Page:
Doing what you love for a living will definitely make you more fulfilled as a person and a better mom, too.
While the corporate world offers stability and routine, it is not for everyone. In fact, some people find that working in a more relaxed environment, free of a peak-hours commute and a structured business wardrobe, boosts their productivity.
Spending time with your family
Thandi Modise* experienced burnout early in her legal career and decided to open a half-day legal practice near her home after the birth of her second daughter and when her live-in partner’s own business began to make a profit. This lifestyle change allowed her to spend more time with her daughters, something that her previous working situation had prevented (she wasn’t gone from 7 a.m. to 6 p.m. every day), and her older daughter’s grades improved.
“Although we have a little less money for luxuries like holidays and clothing now as a family, my reduced working hours and the fact that I’m based closer to home in a beautiful garden setting means I’m happier and have a lot more energy to devote to my partner and daughters,” Thandi says.
Control of your own timetable
You might prefer to maximise the hours you spend at your desk by listening to your body clock and working when you’re most alert or inspired, just like an athlete who performs best at certain times of the day. If you’ve left a steady job to pursue something you love, the long hours you spend building your business are unlikely to feel like work because you’ll be having so much fun. Cindy Klause* made the conscious decision to open a craft shop at a local garden center. When she became a single mother unexpectedly, she had no choice but to accept an administrative job to support herself and her young son.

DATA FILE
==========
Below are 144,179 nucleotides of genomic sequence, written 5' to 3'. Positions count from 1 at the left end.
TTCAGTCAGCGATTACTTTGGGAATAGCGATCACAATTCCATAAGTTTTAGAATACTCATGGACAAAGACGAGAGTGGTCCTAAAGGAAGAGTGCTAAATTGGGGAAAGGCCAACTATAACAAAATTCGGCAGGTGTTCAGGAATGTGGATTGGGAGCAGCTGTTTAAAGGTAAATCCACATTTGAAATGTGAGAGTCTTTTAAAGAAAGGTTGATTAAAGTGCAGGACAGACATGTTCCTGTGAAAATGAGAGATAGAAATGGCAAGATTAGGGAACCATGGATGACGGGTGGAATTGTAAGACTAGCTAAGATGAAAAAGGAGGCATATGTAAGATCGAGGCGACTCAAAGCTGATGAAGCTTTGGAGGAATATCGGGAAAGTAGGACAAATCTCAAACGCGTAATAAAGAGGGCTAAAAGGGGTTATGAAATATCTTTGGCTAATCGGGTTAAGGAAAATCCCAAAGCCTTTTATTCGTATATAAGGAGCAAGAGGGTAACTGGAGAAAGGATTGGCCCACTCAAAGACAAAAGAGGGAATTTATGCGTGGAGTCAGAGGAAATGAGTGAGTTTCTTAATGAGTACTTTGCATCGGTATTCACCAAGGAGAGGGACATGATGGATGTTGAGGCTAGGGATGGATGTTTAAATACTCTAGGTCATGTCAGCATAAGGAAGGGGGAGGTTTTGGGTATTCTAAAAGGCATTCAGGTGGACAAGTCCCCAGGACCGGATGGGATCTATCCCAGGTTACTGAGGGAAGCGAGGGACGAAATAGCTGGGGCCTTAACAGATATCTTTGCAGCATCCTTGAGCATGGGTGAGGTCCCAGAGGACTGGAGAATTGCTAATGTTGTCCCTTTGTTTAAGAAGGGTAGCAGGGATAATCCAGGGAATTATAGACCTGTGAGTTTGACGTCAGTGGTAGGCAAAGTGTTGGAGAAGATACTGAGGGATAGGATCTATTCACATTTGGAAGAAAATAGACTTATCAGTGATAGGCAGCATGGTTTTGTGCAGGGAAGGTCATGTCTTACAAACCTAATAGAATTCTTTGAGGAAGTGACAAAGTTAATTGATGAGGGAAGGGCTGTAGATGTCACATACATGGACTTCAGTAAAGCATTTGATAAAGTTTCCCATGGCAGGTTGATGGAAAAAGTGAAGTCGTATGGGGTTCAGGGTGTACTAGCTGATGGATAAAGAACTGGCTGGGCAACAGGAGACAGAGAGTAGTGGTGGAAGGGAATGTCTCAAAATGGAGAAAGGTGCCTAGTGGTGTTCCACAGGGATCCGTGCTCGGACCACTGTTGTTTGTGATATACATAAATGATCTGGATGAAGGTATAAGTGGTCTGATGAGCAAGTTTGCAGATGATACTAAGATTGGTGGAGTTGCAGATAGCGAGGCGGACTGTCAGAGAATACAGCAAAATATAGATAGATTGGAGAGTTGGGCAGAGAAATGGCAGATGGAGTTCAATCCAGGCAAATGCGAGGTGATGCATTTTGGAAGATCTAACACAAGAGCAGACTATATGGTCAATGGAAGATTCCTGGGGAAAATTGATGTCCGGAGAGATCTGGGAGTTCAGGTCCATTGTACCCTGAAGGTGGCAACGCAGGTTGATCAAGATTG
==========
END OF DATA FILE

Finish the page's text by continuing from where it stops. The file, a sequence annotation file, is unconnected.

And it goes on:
She was able to purchase the premises and set up the studio section after being left money in a late relative’s will, allowing her to teach craft-making to a group of unemployed women from a nearby township. Visitors to the garden centre and tea room soon began asking where they could buy the crafts, so opening the shop was a natural next step.
“Seeing these women develop artistic skills, from painting and beading to sewing and card-making, has been incredibly rewarding. Entrepreneurial employment opportunities also contribute to the economy in a positive way. My son and his best friend frequently sit quietly among the ladies doing homework or go outside to play soccer on the field next door. “Doing what I love for a living makes me a more fulfilled person and a better mother,” Cindy says.
It’s priceless to be in charge of your own destiny
Stephanie Marsh*, a science writer, says she quit her full-time job 12 years ago… and hasn’t looked back since.
“Earlier this year, I seriously considered a very well-paid job, but the thought of having to clock in every day and the dangers of corporate culture made my throat tighten. The ability to breathe, think, work, and play as I please is invaluable.”
Stephanie wonders what kind of example she sets for her children when she forgets to brush her hair and spends many days on deadline in her pajamas, but she concludes that they will likely grow up to be better adjusted because their mother works in an environment that she enjoys; plus, there are valuable lessons to be learned from making a living through one’s own ideas and efforts. (*Names have been changed)